Lunching out at the Sony Radio Awards I found myself brooding over the
contrasting fates of ailing Viva! radio in London, and the soaring
national success of Radio 5 Live, which won the coveted accolade,
Station of the Year.
There is a double lesson here: firstly about the limits of niche
broadcasting, and secondly, about never losing sight of the
fundamentals, such as making sure your message is getting across. Viva’s
weak signal makes for horrible listening.
The violently differing fortunes also speak volumes about PR limits.
Some of the sassiest operators from Lynne Franks downwards won Viva!
more headlines and column inches than the minus 500 weekend listeners
the industry’s measurement system detected. But the launch publicity
never told you the basics, like where to find the new channel. In
contrast, Radio 5 Live’s recasting as a news and sports channel
initially got a bad press, but with 4.8 million listeners a week, the
blokes have voted.
The basic problem with Viva! is that the concept is wrong. I’m the first
to pick up glossy women’s magazines when time allows, but it has never
been clear that this impulse to browse could translate into enjoyable
talk-based radio for female achievers. I often listen to Woman’s Hour on
Radio 4 but it is an honourable exception. To aim a station at women,
especially professional women, is daft: we are too diverse and busy to
build a commercial radio brand upon: it does not meet a desperate need.
When busy women get into the car, or mooch around on Sundays, we just
might want to tune into the mainstream.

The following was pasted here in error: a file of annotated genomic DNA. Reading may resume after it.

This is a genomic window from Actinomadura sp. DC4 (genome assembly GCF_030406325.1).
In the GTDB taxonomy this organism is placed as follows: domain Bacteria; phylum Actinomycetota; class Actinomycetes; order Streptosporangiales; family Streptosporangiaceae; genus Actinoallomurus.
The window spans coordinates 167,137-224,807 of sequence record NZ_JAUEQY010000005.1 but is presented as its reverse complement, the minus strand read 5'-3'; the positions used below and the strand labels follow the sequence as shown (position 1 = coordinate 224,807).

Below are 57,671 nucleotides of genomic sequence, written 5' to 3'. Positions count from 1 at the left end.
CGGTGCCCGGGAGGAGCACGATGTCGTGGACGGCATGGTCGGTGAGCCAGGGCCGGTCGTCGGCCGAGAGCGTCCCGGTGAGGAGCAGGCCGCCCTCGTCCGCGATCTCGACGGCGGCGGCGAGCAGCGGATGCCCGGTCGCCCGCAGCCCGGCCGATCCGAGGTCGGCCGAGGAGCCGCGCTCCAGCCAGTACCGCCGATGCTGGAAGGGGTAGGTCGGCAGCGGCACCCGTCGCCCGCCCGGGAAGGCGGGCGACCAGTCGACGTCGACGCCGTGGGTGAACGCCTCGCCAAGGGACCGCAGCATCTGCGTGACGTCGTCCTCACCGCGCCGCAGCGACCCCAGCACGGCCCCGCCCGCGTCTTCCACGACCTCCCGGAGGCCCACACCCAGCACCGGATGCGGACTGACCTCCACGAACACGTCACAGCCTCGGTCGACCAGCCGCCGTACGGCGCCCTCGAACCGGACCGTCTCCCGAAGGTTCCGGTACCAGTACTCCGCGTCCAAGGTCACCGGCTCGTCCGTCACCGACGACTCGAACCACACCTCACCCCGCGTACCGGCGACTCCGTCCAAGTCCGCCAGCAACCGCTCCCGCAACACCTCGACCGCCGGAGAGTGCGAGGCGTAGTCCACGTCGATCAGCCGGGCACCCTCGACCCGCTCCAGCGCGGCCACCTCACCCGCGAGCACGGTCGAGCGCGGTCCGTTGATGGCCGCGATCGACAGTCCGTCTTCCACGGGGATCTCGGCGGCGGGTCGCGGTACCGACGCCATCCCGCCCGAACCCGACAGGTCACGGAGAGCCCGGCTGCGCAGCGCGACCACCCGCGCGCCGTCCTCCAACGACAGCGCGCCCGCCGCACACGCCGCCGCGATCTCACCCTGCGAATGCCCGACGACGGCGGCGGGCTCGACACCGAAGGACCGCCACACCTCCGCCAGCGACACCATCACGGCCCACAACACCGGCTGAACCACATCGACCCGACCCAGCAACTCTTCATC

I have every sympathy with Viva’s new owners, Liberty Radio, who say
that since the initial output has ‘failed miserably’ they want to
abandon the all-women format, in favour of interesting programmes which
anyone will want to turn to. They have immediately run up against the
Radio Authority regulator, which hates seeing performance promises
junked. Surely Liberty should be allowed to renegotiate. Viva! was
always going to be an experiment.
Meanwhile the question is how long Radio 5 will be allowed to get away
with its hold on sporting radio rights, brilliantly identified by the
BBC as an undervalued asset. As the Sony awards made clear last week,
the station won through because it was providing what large numbers of
listeners could not do without: top class commentators matched with live
radio rights. One of its finest moments, recognised by the Sonys, came
with last autumn’s Ryder Cup. Since TV rights were controlled by Sky,
Radio 5 was able to act as the people’s friend.
Radio 5 Live is a kind of throw back, allowing the BBC to display its
news gathering strengths and hark back to a lost era when radio was the
popular way of spreading news. Enjoy it while you can. The secret is